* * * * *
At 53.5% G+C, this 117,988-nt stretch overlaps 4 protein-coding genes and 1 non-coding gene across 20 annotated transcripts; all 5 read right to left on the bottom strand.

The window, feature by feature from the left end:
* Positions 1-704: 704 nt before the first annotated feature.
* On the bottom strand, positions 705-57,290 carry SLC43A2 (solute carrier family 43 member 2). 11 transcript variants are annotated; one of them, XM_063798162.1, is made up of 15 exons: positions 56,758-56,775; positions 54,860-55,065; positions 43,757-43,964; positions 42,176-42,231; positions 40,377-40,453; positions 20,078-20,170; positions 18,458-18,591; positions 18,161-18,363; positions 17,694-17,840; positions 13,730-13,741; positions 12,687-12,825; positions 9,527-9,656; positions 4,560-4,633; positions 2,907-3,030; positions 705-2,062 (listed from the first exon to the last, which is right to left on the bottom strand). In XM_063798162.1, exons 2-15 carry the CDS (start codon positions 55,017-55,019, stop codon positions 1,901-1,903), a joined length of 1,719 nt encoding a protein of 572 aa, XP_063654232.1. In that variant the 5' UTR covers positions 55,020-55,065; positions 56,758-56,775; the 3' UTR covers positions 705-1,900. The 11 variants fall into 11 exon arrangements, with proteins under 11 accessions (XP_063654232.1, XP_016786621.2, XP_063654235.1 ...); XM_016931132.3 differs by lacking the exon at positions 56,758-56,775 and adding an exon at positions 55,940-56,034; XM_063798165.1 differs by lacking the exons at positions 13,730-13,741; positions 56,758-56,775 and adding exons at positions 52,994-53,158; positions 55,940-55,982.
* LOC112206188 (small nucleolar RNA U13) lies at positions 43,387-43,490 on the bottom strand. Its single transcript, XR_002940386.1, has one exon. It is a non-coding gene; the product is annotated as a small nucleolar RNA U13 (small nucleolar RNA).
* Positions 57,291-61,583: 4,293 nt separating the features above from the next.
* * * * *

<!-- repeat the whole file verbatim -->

At 53.5% G+C, this 117,988-nt stretch overlaps 4 protein-coding genes and 1 non-coding gene across 20 annotated transcripts; all 5 read right to left on the bottom strand.

The window, feature by feature from the left end:
* Positions 1-704: 704 nt before the first annotated feature.
* On the bottom strand, positions 705-57,290 carry SLC43A2 (solute carrier family 43 member 2). 11 transcript variants are annotated; one of them, XM_063798162.1, is made up of 15 exons: positions 56,758-56,775; positions 54,860-55,065; positions 43,757-43,964; positions 42,176-42,231; positions 40,377-40,453; positions 20,078-20,170; positions 18,458-18,591; positions 18,161-18,363; positions 17,694-17,840; positions 13,730-13,741; positions 12,687-12,825; positions 9,527-9,656; positions 4,560-4,633; positions 2,907-3,030; positions 705-2,062 (listed from the first exon to the last, which is right to left on the bottom strand). In XM_063798162.1, exons 2-15 carry the CDS (start codon positions 55,017-55,019, stop codon positions 1,901-1,903), a joined length of 1,719 nt encoding a protein of 572 aa, XP_063654232.1. In that variant the 5' UTR covers positions 55,020-55,065; positions 56,758-56,775; the 3' UTR covers positions 705-1,900. The 11 variants fall into 11 exon arrangements, with proteins under 11 accessions (XP_063654232.1, XP_016786621.2, XP_063654235.1 ...); XM_016931132.3 differs by lacking the exon at positions 56,758-56,775 and adding an exon at positions 55,940-56,034; XM_063798165.1 differs by lacking the exons at positions 13,730-13,741; positions 56,758-56,775 and adding exons at positions 52,994-53,158; positions 55,940-55,982.
* LOC112206188 (small nucleolar RNA U13) lies at positions 43,387-43,490 on the bottom strand. Its single transcript, XR_002940386.1, has one exon. It is a non-coding gene; the product is annotated as a small nucleolar RNA U13 (small nucleolar RNA).
* Positions 57,291-61,583: 4,293 nt separating the features above from the next.